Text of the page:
Printer Friendly

Wildlife defender.

Boulder, Colorado

The Endangered Species Act is on the chopping block again. When Congress passed the Act in 1973, it called for periodic review and reauthorization. Thus, in mid-November, right after the fall elections, environmentalists gathered in Washington, D.C., for a strategy session on renewing the Act. A tug and pull ensued between those who want full support for it and those who would go along with weakening the Act.

"America is dying and the Endangered Species Act is needed more than ever," says Jasper Carlton, founder of the Colorado-based Biodiversity Legal Foundation, and one of the environmentalists urging full reauthorization. "It's the strongest conservation law passed by any country ever."

Carlton himself is the country's most confrontational user of the Act. In the past dozen years, he has initiated eighty-five endangered species cases.

"I have successfully sued every secretary of the interior--from James Watt to Bruce Babbitt--to enforce the Endangered Species Act," he says. Under current law, he explains, his cases "cannot lose."

"How can you reasonably compromise the last habitat for endangered species?"

The Biodiversity Legal Foundation differs from other wildlife defenders in that it frequently charges to the aid of unglamorous species, such as toads, frogs, salamanders, and obscure plants. "We aggressively defend all life forms equally," Carlton says. Carlton has a particular fondness for investebrates--bugs to the rest of us--calling them the "building blocks" of natural systems. Another key goal of the Foundation is protecting large habitats for communities of species and natural ecosystems.

But Carlton has also sued to protect "flagship" species, such as Ursus Horribilis--the grizzly bear. His lawsuit terminated the sport-hunting of grizzlies in Montana's wilderness areas. Grizzly bears range extensively in the wild and Carlton thinks if a thriving population can be maintained, then the ecosystem the bears depend on will remain vibrant as well.

The Biodiversity Legal Foundation bases its legal challenges on evidence gathered from the top life-science experts. Its grounding in the law and science has enabled the organization to win even when its lower-court victories have been appealed all the way to the Supreme Court.

"Unless I miss my bet," Carlton says, "the world will want to beat a path to intact ecosystems in fifteen to twenty years. Future generations will prize the fact that we can go out and hike in wild areas with grizzlies, hear wolves howl, and see great migrations of trumpeter swans."

The United States has already lost vast chunks of its precolonial habitat, including 95 percent of its old-growth forests, 98 percent of its native prairies, and half of its wetlands. Inadequate funding for the law and political opposition have created a massive backlog of plants and animals awaiting Endangered Species Act classification. Once a species obtains endangered status, it becomes illegal to trade, hunt, kill, collect, or injure it or its habitat.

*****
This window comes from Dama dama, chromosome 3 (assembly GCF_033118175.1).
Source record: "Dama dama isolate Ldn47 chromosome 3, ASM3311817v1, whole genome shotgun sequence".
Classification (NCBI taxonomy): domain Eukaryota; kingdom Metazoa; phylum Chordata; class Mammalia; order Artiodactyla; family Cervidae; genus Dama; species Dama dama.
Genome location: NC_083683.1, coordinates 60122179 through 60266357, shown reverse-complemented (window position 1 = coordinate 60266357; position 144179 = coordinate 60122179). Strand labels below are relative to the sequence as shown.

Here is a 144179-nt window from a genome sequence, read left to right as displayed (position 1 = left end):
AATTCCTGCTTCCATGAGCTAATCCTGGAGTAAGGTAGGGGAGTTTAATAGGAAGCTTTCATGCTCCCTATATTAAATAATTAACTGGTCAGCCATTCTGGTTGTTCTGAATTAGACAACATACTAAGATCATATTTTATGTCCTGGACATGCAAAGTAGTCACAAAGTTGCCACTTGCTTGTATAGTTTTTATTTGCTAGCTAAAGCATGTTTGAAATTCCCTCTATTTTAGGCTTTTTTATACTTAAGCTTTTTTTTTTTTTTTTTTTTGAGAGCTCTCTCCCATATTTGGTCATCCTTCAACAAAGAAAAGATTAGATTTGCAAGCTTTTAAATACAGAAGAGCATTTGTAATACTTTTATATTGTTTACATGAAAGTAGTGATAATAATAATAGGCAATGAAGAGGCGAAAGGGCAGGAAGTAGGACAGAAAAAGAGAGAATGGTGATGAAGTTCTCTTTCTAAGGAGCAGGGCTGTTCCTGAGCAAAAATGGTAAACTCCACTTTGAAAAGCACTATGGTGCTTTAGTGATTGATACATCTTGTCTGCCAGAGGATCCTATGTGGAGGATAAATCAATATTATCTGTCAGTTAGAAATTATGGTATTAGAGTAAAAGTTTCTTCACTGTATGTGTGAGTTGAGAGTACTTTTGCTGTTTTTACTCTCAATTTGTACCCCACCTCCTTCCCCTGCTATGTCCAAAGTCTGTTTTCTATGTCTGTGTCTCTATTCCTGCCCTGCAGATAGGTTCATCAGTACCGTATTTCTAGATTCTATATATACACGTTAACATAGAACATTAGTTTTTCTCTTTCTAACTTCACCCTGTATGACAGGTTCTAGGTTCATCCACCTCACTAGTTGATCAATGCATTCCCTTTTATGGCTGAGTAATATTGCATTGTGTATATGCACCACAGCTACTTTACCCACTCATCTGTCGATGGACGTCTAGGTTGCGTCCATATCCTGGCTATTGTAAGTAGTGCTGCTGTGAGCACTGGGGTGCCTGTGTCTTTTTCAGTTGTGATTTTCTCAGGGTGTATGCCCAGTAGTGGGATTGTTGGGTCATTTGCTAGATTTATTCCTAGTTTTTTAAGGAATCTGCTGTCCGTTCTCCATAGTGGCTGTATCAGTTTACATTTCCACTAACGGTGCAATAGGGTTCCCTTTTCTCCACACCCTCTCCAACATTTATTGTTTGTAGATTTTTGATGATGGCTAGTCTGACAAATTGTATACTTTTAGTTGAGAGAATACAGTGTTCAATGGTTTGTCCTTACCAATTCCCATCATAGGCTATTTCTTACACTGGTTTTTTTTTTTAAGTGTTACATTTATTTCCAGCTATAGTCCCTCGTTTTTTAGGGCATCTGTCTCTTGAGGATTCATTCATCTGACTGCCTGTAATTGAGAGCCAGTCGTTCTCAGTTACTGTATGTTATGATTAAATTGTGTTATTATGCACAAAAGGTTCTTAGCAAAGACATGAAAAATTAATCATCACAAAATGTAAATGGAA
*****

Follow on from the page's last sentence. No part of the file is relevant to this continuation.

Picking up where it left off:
Of the nation's 9,000 biologically threatened species, less than 20 percent are currently protected by the Endangered Species Act, according to Carlton. "We have more life forms in peril today, on a percent basis, than the Amazon rain forests," he notes.

Many environmentalists point to the Endangered Species Act's twenty-year history of success. Without it, they doubt that the gray whale, peregrine falcon, American alligator, and even the national icon, the bald eagle, would exist today.

Developers, mining companies, and other large economic interests hunger for greater access to the nation's 900 million acres of public lands. "They want the opportunity to go in and squeeze the last ounce of profit out and the ecological consequences be damned," he says. "The Endangered Species Act is our only and last defense."

"The worst thing we can do right now is take a defeatist approach. What's at stake are hundreds and thousands of fascinating life forms. The Endangered Species Act may take a hit, but what it needs is enforcement, funding, and heartfelt support."

"I am a hard-ass, yes," Carlton says. "This is the time we've got to rise to the occasion, to tell the truth. Science is on our side, morals and ethics, too. Hell, attack!"

For more information, contact the Biodiversity Legal Foundation P.O. Box 18327, Boulder, CO 80308; (303)442-3037.
COPYRIGHT 1995 The Progressive, Inc.
No portion of this article can be reproduced without the express written permission from the copyright holder.
Copyright 1995, Gale Group. All rights reserved. Gale Group is a Thomson Corporation Company.

Article Details
Printer friendly Cite/link Email Feedback
Title Annotation:Jasper Carlton of the Biodiversity Legal Foundation
Author:Fantle, Will
Publication:The Progressive
Article Type:Interview
Date:Jan 1, 1995
Previous Article:Lesbians strike back at hate radio.
Next Article:The big swill.

Related Articles
What is biodiversity, anyway?
Conservation's ecocentrics: a wild, some say, macho, vision for saving the species.
Caribou and you.
Biodiversity and the Law.
The United States Forest Service's response to biodiversity science.
Wealth Beyond Measure: A Review of Precious Heritage, The Status of Biodiversity in the United States.
Organic Agriculture boosts biodiversity.

Terms of use | Copyright © 2017 Farlex, Inc. | Feedback | For webmasters